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Disappearing Lewes - The Lambrettas (continued...)

This was at the height of the Mod revival, and after the album – Beat Boys in the Jet Age – came out we did a fantastic UK tour and supported Madness on a European tour. We did quite a show, wearing sharp suits we bought in Carnaby Cavern. I had a red one, Dougie had a white one, Mark had a blue one, whatever. The record company brought out another single from the album – D-a-a-ance – which got to number 12. Everything looked pretty good. Then came the difficult third single. We thought Page Three was a great song, but the Sun threatened to sue us, saying that we were trading off their trademark. So the record got banned. The company withdrew the single, changed its name and re-released it under a different name, but it had been taken off all the BBC playlists, so it never got on the radio. We recorded for Top of the Pops, but they never used it. It was a disaster.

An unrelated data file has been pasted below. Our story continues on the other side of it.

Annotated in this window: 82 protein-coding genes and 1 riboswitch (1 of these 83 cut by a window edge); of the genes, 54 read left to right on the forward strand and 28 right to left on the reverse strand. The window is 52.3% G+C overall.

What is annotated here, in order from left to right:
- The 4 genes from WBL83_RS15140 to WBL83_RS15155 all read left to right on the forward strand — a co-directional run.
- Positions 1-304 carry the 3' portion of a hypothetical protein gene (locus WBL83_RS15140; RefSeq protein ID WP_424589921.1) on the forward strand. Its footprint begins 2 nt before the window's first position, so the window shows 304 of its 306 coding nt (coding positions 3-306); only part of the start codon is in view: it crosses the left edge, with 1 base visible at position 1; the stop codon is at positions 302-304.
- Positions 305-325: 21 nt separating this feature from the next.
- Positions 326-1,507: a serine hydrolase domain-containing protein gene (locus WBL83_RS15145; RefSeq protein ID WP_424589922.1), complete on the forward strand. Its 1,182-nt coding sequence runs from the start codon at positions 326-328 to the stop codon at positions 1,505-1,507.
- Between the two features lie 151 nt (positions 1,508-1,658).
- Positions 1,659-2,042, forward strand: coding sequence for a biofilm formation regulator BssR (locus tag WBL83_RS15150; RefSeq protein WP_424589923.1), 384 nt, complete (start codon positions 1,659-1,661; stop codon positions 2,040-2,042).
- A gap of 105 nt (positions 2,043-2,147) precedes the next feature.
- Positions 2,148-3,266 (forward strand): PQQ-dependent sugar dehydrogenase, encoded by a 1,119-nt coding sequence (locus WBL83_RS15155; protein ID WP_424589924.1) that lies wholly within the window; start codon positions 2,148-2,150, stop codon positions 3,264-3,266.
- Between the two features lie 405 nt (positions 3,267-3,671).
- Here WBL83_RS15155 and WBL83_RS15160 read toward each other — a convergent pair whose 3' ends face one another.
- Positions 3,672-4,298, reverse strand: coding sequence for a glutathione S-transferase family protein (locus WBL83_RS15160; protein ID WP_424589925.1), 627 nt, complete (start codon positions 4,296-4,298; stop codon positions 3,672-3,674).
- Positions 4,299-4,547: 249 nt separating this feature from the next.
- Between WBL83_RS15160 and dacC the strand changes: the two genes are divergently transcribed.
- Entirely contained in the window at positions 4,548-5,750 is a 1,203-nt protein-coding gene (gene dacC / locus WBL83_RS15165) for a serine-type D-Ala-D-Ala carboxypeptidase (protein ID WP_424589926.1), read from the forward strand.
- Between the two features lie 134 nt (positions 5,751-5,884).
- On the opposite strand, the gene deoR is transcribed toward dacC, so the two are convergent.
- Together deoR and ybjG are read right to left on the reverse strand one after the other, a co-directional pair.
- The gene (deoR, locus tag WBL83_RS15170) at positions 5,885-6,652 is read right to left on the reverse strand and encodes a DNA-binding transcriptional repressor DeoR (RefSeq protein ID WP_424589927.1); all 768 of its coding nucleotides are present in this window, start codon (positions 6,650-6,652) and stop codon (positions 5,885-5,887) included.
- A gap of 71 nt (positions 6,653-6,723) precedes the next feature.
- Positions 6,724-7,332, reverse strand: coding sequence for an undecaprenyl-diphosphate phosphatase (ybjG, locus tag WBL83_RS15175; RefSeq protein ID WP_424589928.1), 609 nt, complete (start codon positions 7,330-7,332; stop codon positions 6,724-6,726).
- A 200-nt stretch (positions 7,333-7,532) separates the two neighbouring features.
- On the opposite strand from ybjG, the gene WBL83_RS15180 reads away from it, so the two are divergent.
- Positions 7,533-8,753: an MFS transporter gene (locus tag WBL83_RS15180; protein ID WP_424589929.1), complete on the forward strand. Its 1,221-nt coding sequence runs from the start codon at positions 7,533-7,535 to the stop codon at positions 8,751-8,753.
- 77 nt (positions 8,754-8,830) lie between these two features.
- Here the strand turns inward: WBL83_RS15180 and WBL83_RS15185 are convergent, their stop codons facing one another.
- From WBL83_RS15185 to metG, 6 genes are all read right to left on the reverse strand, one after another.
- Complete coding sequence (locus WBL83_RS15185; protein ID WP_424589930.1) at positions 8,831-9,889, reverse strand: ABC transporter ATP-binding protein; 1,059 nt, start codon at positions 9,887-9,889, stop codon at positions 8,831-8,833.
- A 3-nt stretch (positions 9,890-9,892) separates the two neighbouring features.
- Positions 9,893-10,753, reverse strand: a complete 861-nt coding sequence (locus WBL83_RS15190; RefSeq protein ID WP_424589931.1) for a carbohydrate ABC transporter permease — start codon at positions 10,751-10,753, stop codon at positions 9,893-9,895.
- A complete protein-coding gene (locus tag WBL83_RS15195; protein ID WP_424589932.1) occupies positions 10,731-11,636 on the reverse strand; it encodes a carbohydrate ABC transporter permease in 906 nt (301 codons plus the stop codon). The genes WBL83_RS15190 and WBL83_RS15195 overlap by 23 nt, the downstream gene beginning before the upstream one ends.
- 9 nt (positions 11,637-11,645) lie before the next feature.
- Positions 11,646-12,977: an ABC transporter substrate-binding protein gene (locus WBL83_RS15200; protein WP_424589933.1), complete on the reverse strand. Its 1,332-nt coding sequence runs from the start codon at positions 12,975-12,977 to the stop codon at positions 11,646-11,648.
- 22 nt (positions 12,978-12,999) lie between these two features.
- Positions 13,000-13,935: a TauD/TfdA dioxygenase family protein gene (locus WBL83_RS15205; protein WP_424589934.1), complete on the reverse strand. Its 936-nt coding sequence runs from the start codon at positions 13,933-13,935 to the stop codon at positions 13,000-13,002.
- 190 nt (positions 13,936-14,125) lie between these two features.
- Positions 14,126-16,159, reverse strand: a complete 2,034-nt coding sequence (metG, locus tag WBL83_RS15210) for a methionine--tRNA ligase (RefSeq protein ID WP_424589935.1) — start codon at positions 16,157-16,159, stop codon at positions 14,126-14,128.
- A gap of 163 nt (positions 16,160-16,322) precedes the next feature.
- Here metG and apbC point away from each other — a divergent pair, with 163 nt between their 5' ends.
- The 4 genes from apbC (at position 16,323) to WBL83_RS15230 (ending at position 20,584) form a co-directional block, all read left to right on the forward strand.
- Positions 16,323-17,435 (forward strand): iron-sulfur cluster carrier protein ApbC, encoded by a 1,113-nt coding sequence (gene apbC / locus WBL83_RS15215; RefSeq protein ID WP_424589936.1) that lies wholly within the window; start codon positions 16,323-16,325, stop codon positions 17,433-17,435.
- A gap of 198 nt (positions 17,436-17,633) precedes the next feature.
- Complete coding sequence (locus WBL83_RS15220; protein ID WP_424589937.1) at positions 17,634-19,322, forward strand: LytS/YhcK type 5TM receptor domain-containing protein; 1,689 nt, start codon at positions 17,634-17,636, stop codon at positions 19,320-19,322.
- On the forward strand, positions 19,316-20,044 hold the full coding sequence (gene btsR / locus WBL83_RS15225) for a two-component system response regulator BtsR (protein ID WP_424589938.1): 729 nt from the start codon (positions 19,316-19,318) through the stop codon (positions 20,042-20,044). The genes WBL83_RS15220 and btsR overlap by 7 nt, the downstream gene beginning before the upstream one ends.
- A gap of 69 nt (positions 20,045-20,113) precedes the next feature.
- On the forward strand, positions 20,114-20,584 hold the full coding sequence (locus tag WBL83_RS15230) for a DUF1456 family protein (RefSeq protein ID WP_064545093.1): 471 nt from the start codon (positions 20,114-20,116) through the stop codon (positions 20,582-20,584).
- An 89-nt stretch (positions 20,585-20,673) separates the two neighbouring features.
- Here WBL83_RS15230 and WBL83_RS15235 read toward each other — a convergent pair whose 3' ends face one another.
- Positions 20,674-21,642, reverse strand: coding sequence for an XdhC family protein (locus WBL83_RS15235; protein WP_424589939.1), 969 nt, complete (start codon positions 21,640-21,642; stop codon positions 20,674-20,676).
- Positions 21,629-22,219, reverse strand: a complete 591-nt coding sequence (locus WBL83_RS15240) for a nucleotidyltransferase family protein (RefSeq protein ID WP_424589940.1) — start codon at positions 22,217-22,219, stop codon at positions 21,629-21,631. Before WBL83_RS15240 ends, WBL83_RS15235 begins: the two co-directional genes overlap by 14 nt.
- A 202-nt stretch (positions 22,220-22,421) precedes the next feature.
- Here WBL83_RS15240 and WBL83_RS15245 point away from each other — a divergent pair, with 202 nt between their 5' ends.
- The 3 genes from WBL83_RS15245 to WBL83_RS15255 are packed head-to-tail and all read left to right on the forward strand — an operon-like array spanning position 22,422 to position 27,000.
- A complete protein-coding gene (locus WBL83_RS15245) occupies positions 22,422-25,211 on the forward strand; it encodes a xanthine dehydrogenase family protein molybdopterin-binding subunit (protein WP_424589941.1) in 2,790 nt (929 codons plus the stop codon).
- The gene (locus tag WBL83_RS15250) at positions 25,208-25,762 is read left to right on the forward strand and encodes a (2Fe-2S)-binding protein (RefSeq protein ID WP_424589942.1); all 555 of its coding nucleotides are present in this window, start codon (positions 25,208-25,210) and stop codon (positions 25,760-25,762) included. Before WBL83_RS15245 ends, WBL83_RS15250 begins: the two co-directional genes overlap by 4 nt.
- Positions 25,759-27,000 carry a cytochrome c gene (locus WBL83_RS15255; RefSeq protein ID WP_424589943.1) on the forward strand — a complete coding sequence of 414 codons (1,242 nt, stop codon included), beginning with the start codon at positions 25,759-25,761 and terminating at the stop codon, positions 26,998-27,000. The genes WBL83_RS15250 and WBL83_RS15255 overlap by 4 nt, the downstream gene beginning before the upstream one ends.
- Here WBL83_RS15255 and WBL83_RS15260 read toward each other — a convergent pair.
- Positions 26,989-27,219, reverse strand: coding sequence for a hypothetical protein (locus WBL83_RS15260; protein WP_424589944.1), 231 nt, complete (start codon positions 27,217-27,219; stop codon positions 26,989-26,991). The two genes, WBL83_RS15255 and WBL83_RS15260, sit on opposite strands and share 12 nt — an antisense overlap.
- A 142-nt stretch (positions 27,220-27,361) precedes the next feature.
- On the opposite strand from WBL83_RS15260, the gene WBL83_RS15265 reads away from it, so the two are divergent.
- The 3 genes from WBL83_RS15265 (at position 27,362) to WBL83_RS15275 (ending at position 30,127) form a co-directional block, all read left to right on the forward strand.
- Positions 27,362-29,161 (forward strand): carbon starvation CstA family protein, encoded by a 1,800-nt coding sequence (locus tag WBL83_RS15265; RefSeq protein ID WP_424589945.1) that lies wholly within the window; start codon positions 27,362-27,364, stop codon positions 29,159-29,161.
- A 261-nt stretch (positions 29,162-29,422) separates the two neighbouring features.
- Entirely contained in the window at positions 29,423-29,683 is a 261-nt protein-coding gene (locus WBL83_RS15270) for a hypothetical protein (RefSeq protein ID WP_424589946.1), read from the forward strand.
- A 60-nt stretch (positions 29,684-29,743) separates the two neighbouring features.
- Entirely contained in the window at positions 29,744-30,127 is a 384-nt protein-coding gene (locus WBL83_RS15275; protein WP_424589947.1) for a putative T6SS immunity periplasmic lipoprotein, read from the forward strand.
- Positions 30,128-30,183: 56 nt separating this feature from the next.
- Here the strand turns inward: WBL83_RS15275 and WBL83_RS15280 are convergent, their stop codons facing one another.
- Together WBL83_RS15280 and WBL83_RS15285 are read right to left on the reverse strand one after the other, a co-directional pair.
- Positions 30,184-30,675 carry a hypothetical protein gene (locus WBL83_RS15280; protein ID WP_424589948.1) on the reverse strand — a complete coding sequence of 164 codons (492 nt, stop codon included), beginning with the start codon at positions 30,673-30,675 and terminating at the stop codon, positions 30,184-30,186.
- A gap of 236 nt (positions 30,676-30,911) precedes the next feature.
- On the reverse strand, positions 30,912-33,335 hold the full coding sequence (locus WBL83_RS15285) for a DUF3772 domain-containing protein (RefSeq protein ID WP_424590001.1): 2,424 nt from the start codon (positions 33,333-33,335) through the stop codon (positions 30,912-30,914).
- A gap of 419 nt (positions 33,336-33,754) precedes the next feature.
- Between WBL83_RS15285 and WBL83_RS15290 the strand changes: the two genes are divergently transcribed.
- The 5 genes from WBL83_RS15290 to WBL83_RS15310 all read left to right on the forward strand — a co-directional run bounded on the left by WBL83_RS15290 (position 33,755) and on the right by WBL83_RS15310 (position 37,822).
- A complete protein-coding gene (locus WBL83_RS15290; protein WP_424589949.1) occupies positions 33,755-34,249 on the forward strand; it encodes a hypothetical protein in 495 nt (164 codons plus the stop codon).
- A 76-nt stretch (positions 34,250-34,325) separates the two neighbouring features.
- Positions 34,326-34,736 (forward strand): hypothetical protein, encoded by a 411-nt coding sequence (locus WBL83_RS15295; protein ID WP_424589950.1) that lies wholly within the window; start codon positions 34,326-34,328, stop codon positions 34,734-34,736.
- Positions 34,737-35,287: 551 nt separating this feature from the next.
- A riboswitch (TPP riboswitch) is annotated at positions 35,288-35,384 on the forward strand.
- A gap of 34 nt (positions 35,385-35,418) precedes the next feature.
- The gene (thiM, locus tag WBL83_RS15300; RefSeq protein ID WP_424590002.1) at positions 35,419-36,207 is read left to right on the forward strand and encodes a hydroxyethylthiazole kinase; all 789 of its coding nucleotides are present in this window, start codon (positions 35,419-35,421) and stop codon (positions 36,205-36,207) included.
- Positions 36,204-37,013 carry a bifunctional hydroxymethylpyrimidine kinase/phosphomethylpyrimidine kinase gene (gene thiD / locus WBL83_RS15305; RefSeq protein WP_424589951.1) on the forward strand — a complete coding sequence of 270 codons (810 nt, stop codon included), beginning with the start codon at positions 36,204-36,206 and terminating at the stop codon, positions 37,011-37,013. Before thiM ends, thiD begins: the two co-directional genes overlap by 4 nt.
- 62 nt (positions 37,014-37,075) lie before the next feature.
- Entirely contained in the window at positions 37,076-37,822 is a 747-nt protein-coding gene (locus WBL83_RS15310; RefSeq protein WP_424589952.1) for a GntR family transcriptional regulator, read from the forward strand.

Things started going wrong after that. Our drummer left after musical differences and our new drummer was much slower. This softened our sound, which was no bad thing. We stopped wearing the suits. We weren’t Mod enough for the Mods, but we were still called the Lambrettas. You can’t really reinvent what you are. We were scheduled to go on tour in the USA, supporting Ultravox, which we were really looking forward to. Then the tour got cancelled, and the next thing we knew we were back in Lewes Scout Hut, where we’d started, writing our second album, which was part of our deal with Rocket. I still think Ambience is a good album, but the Mod revival was a pretty short-lived thing, and we weren’t in favour any more. We were never into that retro 60’s sound. The album didn’t sell in anything like the numbers that Beat Boys in the Jet Age had achieved.

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Suits you? Left to right: Jez Bird, Paul Wincer, Dougie Sanders, Mark Ellis